As the industry embarks on its annual weeklong celebration of diversity, at least two minority-based congressional caucuses are studying whether cable is living up to its rhetoric.
The Congressional Black Caucus — following up on its March meeting with industry executives — will hold a roundtable strategy session on Sept. 26 involving minority-owned network and supplier company executives in an effort to create opportunities for them to compete in an increasingly consolidated cable world, according to sources.
The meeting comes on the heels of a June gathering between top industry executives and the Congressional Hispanic Caucus to discuss the industry's track record and ongoing effort regarding diversity.
Along with African-American-owned cable companies, the roundtable forum will also feature representatives of civil rights and professional minority organizations such as the National Urban League, and the National Medical Association.
Spearheaded by Rep. Bobby Scott (D-Virginia), Caucus attendees are expected to leave the meeting with specific goals in mind to counter the lack of minority representation, which most members deem to be unacceptably low.
"Everyone knows that there are concerns and no one question's that African-Americans are underrepresented in ownership," said Brian Woolfolk, a partner in the Mattox-Woolfolk Pro Bono Project, a lobbying practice that works with the CBC. "This forum is going to be a roundtable strategy discussion to determine what to do about it."
Employment Channel president Broderick Byers said it is in the industry's best interests to provide a multitude of differentiated programs targeted to the African-American community.
"We as African-Americans support the industry far more in terms of [subscriber] penetration than non-African-Americans," he said. "I think we as an industry need to provide practical, educational and culturally nourishing programming for viewers, as well as entertainment programming. It's profitable [for operators] because at the end of the day, people keep their cable if they're getting what they want."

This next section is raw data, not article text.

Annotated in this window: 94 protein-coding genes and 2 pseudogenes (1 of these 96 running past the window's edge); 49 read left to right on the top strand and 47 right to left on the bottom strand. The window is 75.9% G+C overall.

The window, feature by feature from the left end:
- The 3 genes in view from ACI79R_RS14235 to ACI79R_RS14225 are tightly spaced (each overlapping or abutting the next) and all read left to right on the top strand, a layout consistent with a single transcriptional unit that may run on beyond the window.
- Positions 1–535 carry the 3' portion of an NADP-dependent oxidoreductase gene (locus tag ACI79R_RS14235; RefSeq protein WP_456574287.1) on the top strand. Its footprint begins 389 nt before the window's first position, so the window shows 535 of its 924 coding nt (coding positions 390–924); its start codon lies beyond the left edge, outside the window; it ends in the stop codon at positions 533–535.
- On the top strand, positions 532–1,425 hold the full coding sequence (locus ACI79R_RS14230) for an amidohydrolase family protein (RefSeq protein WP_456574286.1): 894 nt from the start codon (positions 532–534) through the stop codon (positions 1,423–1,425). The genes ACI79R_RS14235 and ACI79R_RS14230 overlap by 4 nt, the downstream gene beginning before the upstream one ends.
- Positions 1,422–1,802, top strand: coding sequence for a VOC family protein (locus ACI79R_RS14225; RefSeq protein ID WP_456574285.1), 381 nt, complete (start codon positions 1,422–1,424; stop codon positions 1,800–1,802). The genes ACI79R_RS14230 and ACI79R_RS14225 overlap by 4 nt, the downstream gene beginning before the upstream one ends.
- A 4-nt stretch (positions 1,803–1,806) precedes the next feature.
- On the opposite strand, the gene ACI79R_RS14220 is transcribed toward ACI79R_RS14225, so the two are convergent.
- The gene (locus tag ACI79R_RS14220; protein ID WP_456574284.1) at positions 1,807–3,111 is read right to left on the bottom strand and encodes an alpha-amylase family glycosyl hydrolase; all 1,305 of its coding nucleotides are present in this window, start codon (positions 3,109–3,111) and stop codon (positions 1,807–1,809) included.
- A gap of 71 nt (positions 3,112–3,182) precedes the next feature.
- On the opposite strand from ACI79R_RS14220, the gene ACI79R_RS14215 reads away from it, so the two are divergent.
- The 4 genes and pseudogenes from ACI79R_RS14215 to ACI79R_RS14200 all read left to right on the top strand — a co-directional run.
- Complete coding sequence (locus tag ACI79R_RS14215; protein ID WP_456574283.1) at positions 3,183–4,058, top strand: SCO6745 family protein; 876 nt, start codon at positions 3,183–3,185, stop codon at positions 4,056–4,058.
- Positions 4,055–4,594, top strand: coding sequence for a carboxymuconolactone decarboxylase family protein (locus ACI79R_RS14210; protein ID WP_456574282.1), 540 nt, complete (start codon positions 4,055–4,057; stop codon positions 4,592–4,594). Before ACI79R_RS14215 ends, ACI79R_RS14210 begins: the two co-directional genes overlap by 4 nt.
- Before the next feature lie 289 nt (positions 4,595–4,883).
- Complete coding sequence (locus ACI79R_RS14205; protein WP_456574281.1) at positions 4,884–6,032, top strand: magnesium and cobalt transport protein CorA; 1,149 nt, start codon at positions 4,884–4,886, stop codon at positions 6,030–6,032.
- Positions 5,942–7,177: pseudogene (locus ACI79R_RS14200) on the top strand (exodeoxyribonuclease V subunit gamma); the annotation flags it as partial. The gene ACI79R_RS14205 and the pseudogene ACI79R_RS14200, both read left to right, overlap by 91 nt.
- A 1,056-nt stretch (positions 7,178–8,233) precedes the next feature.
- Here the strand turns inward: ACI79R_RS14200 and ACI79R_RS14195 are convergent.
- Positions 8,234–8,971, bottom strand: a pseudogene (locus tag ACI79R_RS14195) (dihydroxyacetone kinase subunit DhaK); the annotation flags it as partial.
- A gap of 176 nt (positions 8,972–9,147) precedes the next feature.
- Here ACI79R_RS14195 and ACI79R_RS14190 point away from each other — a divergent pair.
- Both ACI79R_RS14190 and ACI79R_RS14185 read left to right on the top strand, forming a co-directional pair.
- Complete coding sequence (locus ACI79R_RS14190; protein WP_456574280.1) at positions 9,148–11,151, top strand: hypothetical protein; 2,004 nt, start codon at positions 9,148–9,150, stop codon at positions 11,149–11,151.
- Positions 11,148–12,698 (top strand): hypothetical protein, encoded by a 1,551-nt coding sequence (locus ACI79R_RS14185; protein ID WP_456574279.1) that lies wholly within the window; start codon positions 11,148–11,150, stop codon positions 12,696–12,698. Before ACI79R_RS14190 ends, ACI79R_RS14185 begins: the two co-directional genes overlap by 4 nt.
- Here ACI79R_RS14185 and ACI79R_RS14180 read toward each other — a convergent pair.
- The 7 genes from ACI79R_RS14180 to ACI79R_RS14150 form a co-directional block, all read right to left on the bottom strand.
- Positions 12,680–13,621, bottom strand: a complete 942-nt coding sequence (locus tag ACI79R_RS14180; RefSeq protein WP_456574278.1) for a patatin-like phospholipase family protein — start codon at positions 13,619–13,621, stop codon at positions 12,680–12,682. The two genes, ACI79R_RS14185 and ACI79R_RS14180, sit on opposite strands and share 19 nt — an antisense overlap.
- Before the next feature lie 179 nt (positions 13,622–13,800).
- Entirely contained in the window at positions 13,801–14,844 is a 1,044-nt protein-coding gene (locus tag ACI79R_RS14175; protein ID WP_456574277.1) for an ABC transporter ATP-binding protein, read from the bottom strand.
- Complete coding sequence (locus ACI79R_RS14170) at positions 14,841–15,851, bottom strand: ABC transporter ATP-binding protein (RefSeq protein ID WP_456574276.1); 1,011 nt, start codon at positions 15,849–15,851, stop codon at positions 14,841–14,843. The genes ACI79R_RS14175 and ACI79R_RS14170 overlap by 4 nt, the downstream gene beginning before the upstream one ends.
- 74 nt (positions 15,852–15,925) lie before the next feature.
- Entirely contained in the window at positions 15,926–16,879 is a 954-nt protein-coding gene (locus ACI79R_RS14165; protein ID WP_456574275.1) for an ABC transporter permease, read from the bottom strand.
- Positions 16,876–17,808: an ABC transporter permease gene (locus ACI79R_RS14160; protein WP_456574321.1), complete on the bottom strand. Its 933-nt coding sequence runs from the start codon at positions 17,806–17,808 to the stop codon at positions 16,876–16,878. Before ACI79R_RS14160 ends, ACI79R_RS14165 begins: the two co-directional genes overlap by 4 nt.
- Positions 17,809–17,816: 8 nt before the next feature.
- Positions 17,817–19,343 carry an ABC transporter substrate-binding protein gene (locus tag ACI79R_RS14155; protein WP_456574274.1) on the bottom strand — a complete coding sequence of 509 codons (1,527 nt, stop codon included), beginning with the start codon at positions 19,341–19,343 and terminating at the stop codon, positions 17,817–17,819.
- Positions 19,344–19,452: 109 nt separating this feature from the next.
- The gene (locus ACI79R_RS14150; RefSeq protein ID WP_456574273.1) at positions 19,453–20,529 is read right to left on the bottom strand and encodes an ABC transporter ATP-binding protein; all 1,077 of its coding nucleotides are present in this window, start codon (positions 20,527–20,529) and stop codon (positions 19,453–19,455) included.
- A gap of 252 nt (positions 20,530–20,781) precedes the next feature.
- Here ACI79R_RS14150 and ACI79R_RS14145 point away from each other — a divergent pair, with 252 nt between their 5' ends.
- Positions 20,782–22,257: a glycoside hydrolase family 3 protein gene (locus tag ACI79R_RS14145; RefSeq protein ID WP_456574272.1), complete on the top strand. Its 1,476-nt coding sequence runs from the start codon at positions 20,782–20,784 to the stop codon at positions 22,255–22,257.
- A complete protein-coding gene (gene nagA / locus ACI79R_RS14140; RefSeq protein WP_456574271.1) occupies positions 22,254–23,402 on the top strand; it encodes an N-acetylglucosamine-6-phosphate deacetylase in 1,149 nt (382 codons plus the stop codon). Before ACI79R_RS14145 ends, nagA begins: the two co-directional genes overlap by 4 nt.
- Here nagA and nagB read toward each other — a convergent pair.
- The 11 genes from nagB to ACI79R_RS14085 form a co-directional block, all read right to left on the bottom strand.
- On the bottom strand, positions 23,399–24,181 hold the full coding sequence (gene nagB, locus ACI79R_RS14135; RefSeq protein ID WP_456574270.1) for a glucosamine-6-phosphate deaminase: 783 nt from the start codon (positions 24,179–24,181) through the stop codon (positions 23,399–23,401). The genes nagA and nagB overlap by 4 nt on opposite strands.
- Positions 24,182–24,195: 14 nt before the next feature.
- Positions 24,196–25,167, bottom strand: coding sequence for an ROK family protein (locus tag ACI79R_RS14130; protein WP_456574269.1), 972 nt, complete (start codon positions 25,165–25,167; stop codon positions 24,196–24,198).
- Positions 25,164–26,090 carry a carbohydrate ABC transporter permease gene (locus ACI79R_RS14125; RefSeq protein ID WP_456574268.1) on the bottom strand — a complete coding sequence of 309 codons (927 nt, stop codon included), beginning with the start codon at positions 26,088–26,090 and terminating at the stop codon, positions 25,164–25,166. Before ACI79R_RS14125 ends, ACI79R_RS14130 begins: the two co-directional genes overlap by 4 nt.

The CBC initially met with industry leaders last March, at which point caucus members presented their concerns as cable executives discussed the economics involved with creating new channels in the current business climate.
At the time, the caucus advocated several proposals to boost minority participation within the industry, including a call for the creation of an investment fund that would lend money to minority-owned startups in the cable-system and programming businesses.
There also would be provisions to set aside a block of as many as 10 channels in each system for minority-owned networks.
Woolfolk said those proposals and others are still on the table and could be finalized after the roundtable forum.
Also the National Cable Television Association, the catalyst for last March's meeting — which also included top executives from Comcast Cable, AOL Time Warner, Black Entertainment Television, and Discovery Networks Inc. — was not invited to participate this time around, according to Woolfolk.
"The meeting is mostly [geared] to minority owners and those people that have specifically raised the issue," he said.
The upcoming CBC meeting will come nearly three months after the cable community met with representatives of the Congressional Hispanic Caucus to air out the industry's diversity initiatives. The Congressional Hispanic Caucus was approached by the NCTA last June to hear about the industry's diversity efforts.
"The NCTA requested the meeting as a way to begin dialog about diversity issues with the Caucus," said NCTA spokesman Brian Dietz.
While representatives from the CHC did not return repeated calls — and Dietz would not disclose what was discussed during the meeting — sources said the meeting provided the industry a chance to present its diversity case to the caucus.
"It was an opportunity to begin dialog about diversity within the industry between the industry and the Hispanic Caucus," Dietz said.
Dietz said there aren't any future meetings currently scheduled with either the Hispanic or Black Caucus, but he would not rule out future dialog between both entities or other governmental-based ethnic organizations.